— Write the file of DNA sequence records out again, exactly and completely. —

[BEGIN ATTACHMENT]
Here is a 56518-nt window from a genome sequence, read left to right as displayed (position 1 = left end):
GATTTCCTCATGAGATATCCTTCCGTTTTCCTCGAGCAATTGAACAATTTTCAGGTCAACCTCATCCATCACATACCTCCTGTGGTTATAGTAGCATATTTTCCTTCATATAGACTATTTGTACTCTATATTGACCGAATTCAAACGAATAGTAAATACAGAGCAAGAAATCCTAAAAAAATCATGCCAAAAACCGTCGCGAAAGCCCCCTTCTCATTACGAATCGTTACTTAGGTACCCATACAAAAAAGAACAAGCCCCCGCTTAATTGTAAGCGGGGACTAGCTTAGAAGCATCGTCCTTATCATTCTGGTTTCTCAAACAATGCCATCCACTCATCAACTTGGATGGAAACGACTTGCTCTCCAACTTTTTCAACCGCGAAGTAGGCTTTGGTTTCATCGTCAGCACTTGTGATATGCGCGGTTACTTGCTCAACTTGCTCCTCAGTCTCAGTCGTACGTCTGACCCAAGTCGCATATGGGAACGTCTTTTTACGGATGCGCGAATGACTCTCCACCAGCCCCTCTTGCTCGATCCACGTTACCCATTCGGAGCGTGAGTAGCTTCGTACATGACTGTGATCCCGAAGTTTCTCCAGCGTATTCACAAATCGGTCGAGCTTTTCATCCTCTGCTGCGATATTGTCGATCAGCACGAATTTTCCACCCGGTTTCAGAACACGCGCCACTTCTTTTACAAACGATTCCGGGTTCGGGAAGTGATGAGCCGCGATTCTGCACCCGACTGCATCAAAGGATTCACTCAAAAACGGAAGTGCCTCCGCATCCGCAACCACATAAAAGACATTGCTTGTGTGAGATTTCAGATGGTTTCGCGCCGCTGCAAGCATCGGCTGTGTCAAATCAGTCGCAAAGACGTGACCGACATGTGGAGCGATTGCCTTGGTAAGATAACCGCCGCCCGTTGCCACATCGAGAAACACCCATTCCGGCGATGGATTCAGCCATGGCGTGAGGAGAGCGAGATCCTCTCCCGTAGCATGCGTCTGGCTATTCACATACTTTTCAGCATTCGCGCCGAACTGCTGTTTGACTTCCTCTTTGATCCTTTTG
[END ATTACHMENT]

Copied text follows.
Here is a 56518-nt window from a genome sequence, read left to right as displayed (position 1 = left end):
GATTTCCTCATGAGATATCCTTCCGTTTTCCTCGAGCAATTGAACAATTTTCAGGTCAACCTCATCCATCACATACCTCCTGTGGTTATAGTAGCATATTTTCCTTCATATAGACTATTTGTACTCTATATTGACCGAATTCAAACGAATAGTAAATACAGAGCAAGAAATCCTAAAAAAATCATGCCAAAAACCGTCGCGAAAGCCCCCTTCTCATTACGAATCGTTACTTAGGTACCCATACAAAAAAGAACAAGCCCCCGCTTAATTGTAAGCGGGGACTAGCTTAGAAGCATCGTCCTTATCATTCTGGTTTCTCAAACAATGCCATCCACTCATCAACTTGGATGGAAACGACTTGCTCTCCAACTTTTTCAACCGCGAAGTAGGCTTTGGTTTCATCGTCAGCACTTGTGATATGCGCGGTTACTTGCTCAACTTGCTCCTCAGTCTCAGTCGTACGTCTGACCCAAGTCGCATATGGGAACGTCTTTTTACGGATGCGCGAATGACTCTCCACCAGCCCCTCTTGCTCGATCCACGTTACCCATTCGGAGCGTGAGTAGCTTCGTACATGACTGTGATCCCGAAGTTTCTCCAGCGTATTCACAAATCGGTCGAGCTTTTCATCCTCTGCTGCGATATTGTCGATCAGCACGAATTTTCCACCCGGTTTCAGAACACGCGCCACTTCTTTTACAAACGATTCCGGGTTCGGGAAGTGATGAGCCGCGATTCTGCACCCGACTGCATCAAAGGATTCACTCAAAAACGGAAGTGCCTCCGCATCCGCAACCACATAAAAGACATTGCTTGTGTGAGATTTCAGATGGTTTCGCGCCGCTGCAAGCATCGGCTGTGTCAAATCAGTCGCAAAGACGTGACCGACATGTGGAGCGATTGCCTTGGTAAGATAACCGCCGCCCGTTGCCACATCGAGAAACACCCATTCCGGCGATGGATTCAGCCATGGCGTGAGGAGAGCGAGATCCTCTCCCGTAGCATGCGTCTGGCTATTCACATACTTTTCAGCATTCGCGCCGAACTGCTGTTTGACTTCCTCTTTGATCCTTTTG